Dear Editor,I read with alarm the report published by the Guyana Chronicle on June 13, 2018, headlined ‘PPP frets after candidate loses out on GECOM post’.The report says: “Back in 2016, Persaud was accused of being corrupt. It was alleged that despite having a Public Relations Officer (PRO) at the Guyana Elections Commission (GECOM) at the time, Persaud carried out some of that officer’s duties during the last elections. Sources within the Commission had told the Guyana Chronicle that Persaud took charge of all civic and voter education responsibilities despite their falling within the ambit of the PRO… in 2014, Persaud while appointed as DCEO, wrote and signed documents as the entity’s Public Relations Officer. In documents seen by this publication, Persaud had signed as PRO and DCEO.”Editor, the fact is Persaud was GECOM’s Public Relations Officer. He was appointed the Deputy Chief Elections Officer (DCEO) on August 12, 2014. A report in the very Guyana Chronicle, dated August 13, 2014, headlined ‘Vishnu Persaud GECOM’s new DCEO/ DCNR’, makes this fact clear.At the time of his appointment, the vacancy of Public Relations Officer had not been filled. He acted in the post until someone was appointed.So obviously, in 2014, there would have been documents released by Persaud where he either signed as PRO (ag) and DCEO.Is the Guyana Chronicle so desperate to defend the unilaterally appointed GECOM Chairman, Justice (retired) James Patterson, that it tells blatant lies?Lies will not distort the facts.The fact is Persaud was the number-one ranked candidate for the post of DCEO, after an evaluation by a four-person panel (two PNCR and two PPP/C nominated Commissioners). The fact is that the unilaterally appointed GECOM Chairman in using his casting vote to reject the number-one ranked candidate also rejected the principles of meritocracy and fairness, which should guide the hiring process of any institution, more so GECOM.Regards,Attiya Baksh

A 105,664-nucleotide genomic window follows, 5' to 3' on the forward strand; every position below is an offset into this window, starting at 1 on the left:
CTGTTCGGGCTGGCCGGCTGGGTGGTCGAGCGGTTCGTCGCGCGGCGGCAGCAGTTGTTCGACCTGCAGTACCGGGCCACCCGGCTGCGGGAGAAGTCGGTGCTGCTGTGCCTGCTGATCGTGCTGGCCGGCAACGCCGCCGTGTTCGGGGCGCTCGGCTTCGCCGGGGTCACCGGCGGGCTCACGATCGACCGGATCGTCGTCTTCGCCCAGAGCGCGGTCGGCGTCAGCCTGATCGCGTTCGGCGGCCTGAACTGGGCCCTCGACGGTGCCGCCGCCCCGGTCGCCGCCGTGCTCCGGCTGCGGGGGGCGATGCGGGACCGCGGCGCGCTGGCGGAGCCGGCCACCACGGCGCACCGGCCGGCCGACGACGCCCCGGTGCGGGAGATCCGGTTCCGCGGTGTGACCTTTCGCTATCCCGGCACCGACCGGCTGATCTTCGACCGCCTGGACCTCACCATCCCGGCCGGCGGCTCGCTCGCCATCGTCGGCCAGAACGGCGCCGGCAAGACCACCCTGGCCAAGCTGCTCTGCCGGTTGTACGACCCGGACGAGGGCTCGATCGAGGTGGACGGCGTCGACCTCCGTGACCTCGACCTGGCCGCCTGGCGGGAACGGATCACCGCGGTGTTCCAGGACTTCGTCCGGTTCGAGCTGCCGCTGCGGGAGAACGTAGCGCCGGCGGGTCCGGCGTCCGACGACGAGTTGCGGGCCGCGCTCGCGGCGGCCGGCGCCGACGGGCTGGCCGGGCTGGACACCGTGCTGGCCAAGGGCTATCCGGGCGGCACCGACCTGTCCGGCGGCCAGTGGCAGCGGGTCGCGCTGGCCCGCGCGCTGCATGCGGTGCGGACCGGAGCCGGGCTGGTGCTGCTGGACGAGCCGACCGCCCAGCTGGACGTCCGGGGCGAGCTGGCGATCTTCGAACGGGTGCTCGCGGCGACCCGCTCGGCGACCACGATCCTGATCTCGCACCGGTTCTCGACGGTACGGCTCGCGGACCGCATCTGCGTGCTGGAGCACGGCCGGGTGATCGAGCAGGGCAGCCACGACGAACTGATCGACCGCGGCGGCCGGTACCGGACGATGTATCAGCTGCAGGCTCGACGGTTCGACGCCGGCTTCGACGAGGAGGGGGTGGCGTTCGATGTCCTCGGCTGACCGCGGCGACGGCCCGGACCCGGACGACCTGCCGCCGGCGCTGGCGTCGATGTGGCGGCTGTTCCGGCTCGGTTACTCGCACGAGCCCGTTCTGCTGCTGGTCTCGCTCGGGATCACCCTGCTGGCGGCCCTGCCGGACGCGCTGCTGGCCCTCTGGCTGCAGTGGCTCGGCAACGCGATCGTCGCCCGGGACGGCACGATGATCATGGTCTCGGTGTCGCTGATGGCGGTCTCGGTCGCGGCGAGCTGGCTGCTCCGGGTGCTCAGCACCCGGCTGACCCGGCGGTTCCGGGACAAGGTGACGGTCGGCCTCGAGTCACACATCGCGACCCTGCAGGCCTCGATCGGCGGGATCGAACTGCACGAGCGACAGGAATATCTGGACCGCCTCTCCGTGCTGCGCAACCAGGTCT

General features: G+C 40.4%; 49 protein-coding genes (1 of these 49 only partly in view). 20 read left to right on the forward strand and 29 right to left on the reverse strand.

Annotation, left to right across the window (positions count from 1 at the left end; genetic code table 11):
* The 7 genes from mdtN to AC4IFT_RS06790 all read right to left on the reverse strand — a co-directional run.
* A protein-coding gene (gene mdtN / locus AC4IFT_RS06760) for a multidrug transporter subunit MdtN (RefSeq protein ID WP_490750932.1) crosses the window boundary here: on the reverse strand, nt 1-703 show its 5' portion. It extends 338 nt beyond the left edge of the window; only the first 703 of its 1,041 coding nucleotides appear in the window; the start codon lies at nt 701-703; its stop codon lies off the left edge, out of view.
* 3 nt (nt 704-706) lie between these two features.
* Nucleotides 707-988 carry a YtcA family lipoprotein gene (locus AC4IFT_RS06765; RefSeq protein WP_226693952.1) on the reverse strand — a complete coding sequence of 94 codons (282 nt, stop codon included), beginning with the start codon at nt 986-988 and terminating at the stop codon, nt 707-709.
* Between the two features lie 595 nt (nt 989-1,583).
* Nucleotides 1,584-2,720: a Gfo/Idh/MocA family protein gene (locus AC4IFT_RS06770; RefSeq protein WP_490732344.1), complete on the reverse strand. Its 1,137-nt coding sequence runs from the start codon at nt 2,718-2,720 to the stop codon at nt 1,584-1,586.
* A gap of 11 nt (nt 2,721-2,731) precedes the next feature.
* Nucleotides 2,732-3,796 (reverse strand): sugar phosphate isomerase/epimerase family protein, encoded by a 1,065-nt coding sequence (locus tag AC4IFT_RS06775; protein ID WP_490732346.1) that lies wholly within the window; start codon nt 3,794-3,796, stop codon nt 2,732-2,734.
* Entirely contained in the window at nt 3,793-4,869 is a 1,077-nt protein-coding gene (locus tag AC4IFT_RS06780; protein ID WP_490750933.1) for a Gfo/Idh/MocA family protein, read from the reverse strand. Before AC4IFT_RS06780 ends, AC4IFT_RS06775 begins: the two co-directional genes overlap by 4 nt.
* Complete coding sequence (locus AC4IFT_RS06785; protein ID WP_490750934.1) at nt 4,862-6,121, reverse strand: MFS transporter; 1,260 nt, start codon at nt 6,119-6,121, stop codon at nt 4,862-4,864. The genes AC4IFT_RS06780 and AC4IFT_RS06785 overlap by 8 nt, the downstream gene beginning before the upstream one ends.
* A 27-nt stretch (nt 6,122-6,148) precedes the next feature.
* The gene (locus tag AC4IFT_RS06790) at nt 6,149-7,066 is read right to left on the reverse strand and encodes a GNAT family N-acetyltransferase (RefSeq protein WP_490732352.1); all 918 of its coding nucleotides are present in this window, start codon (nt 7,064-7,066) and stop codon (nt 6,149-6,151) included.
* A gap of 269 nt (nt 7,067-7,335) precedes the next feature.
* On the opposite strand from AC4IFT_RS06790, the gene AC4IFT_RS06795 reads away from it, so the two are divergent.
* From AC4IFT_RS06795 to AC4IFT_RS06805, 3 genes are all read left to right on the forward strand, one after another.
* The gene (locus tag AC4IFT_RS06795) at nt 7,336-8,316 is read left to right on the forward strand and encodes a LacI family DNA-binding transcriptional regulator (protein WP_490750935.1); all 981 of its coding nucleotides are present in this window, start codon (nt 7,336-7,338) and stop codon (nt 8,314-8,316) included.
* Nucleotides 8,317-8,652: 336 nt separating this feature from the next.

Dear Editor,Our Constitution, like that of any other country, is the supreme law and it not only provides the main governing laws in broad terms, which all other laws must be in consistency with, but it also provides vital checks and balances for those who are in authority to govern our country. In addition, the Constitution safeguards our principle and important rights and entitlements as citizens from each other and from our Government.Therefore, it is this Constitution which gives us the power through our elected representatives in the National Assembly to ‘divorce’ an elected Government and put in motion the electoral processes to elect a new Government. The coalition has committed numerous atrocities against the Guyanese public to warrant this ‘divorce’. This ‘divorce’ takes the form of a vote of confidence, commonly called a vote of no-confidence since it will be ridiculous to assume that the Opposition will vote in favour of the Government. This is exactly what took place on the night of December 21, 2018.The Revised Constitution of 2001 gave us this power through Article 106 of our Constitution and its intent or interpretation is quite clear and unambiguous. Article 106 (6) of our Constitution unambiguously states that “The Cabinet including the President shall resign if the Government is defeated by the vote of a majority of all the elected members of the National Assembly on a vote of confidence”. On December 21, 2018, all the elected members voted on the No-Confidence Motion and 33 of the elected members voted in favour of that motion. The Constitution makes it clear that 65 members constitute the National Assembly. That is crystal clear and conclusive. Therefore, when the foregoing Article speaks about a “majority”, it is in respect of these 65 members.The Caribbean Court of Justice’s President, Adrian Saunders, submitted that the main issue is to determine what constitutes an “absolute majority” albeit that the term is not used in our Constitution. If the CCJ wants to differentiate this “majority” with the other majority needed to pass bills in Parliament and use terms such as “absolute” and “simple” majority in the process, then it is also clear that the Constitution itself provides the acid test for this differentiation. The main ingredient for this differentiation is the “vote of all elected members”. In case of the vote of confidence on December 21, 2018, all the elected members were, in fact, present and voted. The result is a majority of 33 against 32 of the elected members in the 65-member National Assembly. Therefore, there is a declaration that 33 votes of the members of the National Assembly constitute a “majority” of all the members of the National Assembly within the meaning of Article 106 (6) of the Constitution of Guyana.Chief Justice George in her ruling on January 31 was absolutely correct when she ruled that, “In our 65-member National Assembly a majority of all elected members, in accordance with the principle of ‘one over all rivals combine’, is the thirty-three (33) members”. On December 21, 2018, turn and twist as it may, the “absolute” and the “simple” majority became indistinguishable since all the elected members were present and voted and in our odd number National Assembly no number of varied mathematical computations can negate this fact.I am confident that the CCJ will rule in favour of 33 and not the concocted 34 which can never be applicable to Guyana’s Constitution!Yours sincerely,Haseef Yusuf